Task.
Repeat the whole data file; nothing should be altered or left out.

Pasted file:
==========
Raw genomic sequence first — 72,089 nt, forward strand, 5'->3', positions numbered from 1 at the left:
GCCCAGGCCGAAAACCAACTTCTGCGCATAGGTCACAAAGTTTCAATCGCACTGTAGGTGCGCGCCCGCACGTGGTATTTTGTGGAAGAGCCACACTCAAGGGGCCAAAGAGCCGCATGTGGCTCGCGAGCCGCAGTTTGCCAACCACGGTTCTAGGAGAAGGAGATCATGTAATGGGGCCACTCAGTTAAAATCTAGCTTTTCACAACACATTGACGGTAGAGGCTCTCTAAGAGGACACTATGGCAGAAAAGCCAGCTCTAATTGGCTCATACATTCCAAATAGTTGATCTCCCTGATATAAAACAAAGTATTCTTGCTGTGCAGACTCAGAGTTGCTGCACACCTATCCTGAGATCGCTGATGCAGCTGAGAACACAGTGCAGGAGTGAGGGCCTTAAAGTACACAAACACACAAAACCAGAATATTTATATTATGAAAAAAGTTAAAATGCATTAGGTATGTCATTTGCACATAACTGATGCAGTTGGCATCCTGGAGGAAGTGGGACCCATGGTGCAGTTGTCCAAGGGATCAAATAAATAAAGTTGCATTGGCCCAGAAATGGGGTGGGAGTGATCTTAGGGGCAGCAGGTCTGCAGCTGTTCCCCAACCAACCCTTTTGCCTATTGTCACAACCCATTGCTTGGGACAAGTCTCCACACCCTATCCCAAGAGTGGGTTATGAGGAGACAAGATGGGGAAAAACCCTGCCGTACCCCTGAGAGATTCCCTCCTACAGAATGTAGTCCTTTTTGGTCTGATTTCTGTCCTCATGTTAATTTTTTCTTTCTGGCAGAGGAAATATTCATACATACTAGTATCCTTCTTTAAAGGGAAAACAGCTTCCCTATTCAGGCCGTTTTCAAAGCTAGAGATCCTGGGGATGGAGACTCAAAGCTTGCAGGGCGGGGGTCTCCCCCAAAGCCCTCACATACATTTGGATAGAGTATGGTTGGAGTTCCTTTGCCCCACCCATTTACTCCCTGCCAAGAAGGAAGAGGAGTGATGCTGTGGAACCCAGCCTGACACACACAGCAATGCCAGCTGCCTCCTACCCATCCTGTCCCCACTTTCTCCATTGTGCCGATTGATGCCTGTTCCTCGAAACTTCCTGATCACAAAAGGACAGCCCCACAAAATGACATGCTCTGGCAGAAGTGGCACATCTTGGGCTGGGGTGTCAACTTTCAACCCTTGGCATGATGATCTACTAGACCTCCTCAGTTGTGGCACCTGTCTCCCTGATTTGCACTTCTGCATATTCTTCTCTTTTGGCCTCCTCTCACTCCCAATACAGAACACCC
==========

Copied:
Raw genomic sequence first — 72,089 nt, forward strand, 5'->3', positions numbered from 1 at the left:
GCCCAGGCCGAAAACCAACTTCTGCGCATAGGTCACAAAGTTTCAATCGCACTGTAGGTGCGCGCCCGCACGTGGTATTTTGTGGAAGAGCCACACTCAAGGGGCCAAAGAGCCGCATGTGGCTCGCGAGCCGCAGTTTGCCAACCACGGTTCTAGGAGAAGGAGATCATGTAATGGGGCCACTCAGTTAAAATCTAGCTTTTCACAACACATTGACGGTAGAGGCTCTCTAAGAGGACACTATGGCAGAAAAGCCAGCTCTAATTGGCTCATACATTCCAAATAGTTGATCTCCCTGATATAAAACAAAGTATTCTTGCTGTGCAGACTCAGAGTTGCTGCACACCTATCCTGAGATCGCTGATGCAGCTGAGAACACAGTGCAGGAGTGAGGGCCTTAAAGTACACAAACACACAAAACCAGAATATTTATATTATGAAAAAAGTTAAAATGCATTAGGTATGTCATTTGCACATAACTGATGCAGTTGGCATCCTGGAGGAAGTGGGACCCATGGTGCAGTTGTCCAAGGGATCAAATAAATAAAGTTGCATTGGCCCAGAAATGGGGTGGGAGTGATCTTAGGGGCAGCAGGTCTGCAGCTGTTCCCCAACCAACCCTTTTGCCTATTGTCACAACCCATTGCTTGGGACAAGTCTCCACACCCTATCCCAAGAGTGGGTTATGAGGAGACAAGATGGGGAAAAACCCTGCCGTACCCCTGAGAGATTCCCTCCTACAGAATGTAGTCCTTTTTGGTCTGATTTCTGTCCTCATGTTAATTTTTTCTTTCTGGCAGAGGAAATATTCATACATACTAGTATCCTTCTTTAAAGGGAAAACAGCTTCCCTATTCAGGCCGTTTTCAAAGCTAGAGATCCTGGGGATGGAGACTCAAAGCTTGCAGGGCGGGGGTCTCCCCCAAAGCCCTCACATACATTTGGATAGAGTATGGTTGGAGTTCCTTTGCCCCACCCATTTACTCCCTGCCAAGAAGGAAGAGGAGTGATGCTGTGGAACCCAGCCTGACACACACAGCAATGCCAGCTGCCTCCTACCCATCCTGTCCCCACTTTCTCCATTGTGCCGATTGATGCCTGTTCCTCGAAACTTCCTGATCACAAAAGGACAGCCCCACAAAATGACATGCTCTGGCAGAAGTGGCACATCTTGGGCTGGGGTGTCAACTTTCAACCCTTGGCATGATGATCTACTAGACCTCCTCAGTTGTGGCACCTGTCTCCCTGATTTGCACTTCTGCATATTCTTCTCTTTTGGCCTCCTCTCACTCCCAATACAGAACACCC